As I prepare the cocktails for this column, I’m slowly entering a world that was previously completely unknown to me. One question on my Facebook wall about where to buy a certain brand of bitters sparked a flurry of responses and links from many friends who are passionate about high quality drink. I can definitely see how one could become quite fascinated with mixing drinks and making syrups, bitters and the like. This week’s recipe for the Rosada, which can be found on The Comrade’s summer cocktail, is the creation of a very enthusiastic bartender, Brittany Maguire. The color is all natural, from hibiscus flowers infused in tequila. However, there’s another great ingredient whose color doesn’t show up but whose taste sure does. Brittany serves hers garnished with cucumber and hibiscus petals, but I stopped just short of the petals. Do you infuse liquor for homemade cocktails? If so and you’d like to share, don’t be afraid to send us an email through the submissions address. — Kristina
About Brittany: Brittany is a small town girl who moved to Toronto just over five years ago to pursue a career in journalism. She began bartending while working several unpaid editorial internships and fell in love with the craft of creating cocktails and infusions. She dabbles in bitter infusions and homemade syrups and shrubs. Her cocktails tend to be floral and girly, which is very much a reflection of how she sees herself. She loves to work with tea infusions and ingredients that may turn a cocktail pink or red. When she transitions from bartending, hopefully in 10-ish years, she plans to open a flower and tea shop, perhaps in Toronto or some place warmer. In mid-August she will be moving from The Comrade to The Drake, also located in Toronto.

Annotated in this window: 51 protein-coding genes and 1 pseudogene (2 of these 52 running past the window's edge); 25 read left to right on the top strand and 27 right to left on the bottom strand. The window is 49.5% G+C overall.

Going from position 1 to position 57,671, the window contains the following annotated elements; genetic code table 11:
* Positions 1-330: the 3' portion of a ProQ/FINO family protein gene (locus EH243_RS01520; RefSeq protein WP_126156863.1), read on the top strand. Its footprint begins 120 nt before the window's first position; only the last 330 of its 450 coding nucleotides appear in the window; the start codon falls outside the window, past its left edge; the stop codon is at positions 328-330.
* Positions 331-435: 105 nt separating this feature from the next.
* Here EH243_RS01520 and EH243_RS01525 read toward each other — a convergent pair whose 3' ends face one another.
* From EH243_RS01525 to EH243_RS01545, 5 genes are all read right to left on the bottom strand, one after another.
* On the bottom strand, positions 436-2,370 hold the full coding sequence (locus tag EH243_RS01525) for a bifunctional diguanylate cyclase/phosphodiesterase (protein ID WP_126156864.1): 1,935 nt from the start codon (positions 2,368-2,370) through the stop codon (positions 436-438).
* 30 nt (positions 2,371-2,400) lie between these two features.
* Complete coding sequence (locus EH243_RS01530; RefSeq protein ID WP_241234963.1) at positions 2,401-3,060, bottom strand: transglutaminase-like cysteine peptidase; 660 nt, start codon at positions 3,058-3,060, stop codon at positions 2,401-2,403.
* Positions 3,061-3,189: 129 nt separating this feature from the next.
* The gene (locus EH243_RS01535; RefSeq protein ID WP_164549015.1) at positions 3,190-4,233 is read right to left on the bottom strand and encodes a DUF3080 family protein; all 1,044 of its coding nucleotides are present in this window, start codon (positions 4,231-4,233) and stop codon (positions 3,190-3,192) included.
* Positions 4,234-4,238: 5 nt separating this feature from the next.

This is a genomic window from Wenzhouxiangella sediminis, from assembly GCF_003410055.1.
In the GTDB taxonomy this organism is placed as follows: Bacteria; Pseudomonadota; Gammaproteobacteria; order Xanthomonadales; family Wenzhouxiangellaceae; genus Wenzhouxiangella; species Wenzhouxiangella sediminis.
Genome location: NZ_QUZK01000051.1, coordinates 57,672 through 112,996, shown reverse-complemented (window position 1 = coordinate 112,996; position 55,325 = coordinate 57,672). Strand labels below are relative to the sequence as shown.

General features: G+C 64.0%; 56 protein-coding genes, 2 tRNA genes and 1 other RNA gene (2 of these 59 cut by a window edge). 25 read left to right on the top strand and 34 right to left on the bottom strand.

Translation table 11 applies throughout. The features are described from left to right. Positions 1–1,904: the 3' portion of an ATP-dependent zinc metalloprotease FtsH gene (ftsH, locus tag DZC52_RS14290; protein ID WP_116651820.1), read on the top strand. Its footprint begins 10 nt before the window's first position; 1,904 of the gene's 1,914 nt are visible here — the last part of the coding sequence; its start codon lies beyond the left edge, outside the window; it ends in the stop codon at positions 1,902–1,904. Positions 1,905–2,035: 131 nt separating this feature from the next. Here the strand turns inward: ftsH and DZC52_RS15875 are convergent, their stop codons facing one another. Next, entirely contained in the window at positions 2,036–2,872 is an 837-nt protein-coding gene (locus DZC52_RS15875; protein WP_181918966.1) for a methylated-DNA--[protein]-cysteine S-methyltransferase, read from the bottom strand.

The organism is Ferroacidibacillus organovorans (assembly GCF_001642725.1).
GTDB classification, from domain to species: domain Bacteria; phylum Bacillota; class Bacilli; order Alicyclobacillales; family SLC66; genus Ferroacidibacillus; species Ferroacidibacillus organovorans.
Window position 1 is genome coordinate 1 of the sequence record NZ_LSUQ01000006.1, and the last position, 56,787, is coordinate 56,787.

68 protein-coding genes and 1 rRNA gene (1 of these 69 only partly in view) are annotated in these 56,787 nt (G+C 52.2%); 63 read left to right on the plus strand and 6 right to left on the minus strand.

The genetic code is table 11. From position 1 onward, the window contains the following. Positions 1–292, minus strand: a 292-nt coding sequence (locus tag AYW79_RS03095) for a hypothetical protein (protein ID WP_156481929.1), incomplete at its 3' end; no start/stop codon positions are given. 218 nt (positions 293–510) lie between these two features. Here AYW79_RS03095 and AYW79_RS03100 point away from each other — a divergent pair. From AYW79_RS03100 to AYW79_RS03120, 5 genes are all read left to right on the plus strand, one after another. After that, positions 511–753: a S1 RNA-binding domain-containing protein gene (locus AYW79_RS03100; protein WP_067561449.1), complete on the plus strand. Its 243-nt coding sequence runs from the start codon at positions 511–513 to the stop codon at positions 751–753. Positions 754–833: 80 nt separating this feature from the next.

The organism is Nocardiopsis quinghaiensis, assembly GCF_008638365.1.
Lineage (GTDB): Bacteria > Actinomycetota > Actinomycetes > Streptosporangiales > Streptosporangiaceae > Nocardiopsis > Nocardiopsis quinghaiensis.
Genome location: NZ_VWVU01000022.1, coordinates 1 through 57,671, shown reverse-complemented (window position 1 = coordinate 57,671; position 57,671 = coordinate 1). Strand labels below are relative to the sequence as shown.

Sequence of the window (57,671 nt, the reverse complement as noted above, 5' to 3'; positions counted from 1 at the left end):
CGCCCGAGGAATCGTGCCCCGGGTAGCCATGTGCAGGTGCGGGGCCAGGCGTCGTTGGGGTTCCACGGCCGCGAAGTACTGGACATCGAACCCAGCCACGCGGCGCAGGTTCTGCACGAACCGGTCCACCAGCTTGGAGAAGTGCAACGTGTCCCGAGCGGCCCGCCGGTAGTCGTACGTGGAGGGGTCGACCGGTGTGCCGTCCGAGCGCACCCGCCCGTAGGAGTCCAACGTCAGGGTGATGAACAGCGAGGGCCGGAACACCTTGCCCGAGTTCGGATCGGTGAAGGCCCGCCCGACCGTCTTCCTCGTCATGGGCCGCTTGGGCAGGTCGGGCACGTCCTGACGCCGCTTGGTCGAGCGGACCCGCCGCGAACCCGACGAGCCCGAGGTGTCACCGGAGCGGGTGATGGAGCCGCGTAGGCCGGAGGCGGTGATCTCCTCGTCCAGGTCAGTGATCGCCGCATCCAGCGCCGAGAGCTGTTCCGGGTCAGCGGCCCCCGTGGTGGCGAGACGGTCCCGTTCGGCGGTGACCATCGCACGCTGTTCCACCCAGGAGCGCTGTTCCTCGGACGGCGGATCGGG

See the recipe for the Rosada after the jump . . .
- 2 oz hibiscus-infused premium tequila blanca
- 3/4 oz fresh lemon juice
- 1/2 oz Green Chartreuse
- splash of Pernod
Combine ingredients in a shaker and shake on ice. Serve on the rocks. Garnish with cucumber slices.
*Brittany uses 8–10 dried hibiscus petals per 750ml of tequila blanca for her infusion.
I love this cocktail because it is so fresh and bright. The name and floral component I think can be a bit deceiving because the spirits I used can be fairly intimidating. I think about women a lot when I’m making my cocktails. Partly because classic cocktails have somehow developed a very masculine enjoyer or consumer. I like to use serious spirits but give them a bit of a disguise, make them sound so delicious that they forget about the time they drank too much tequila in college. This drink is one you want to have at the end of the night, to finish with a great, lasting flavor.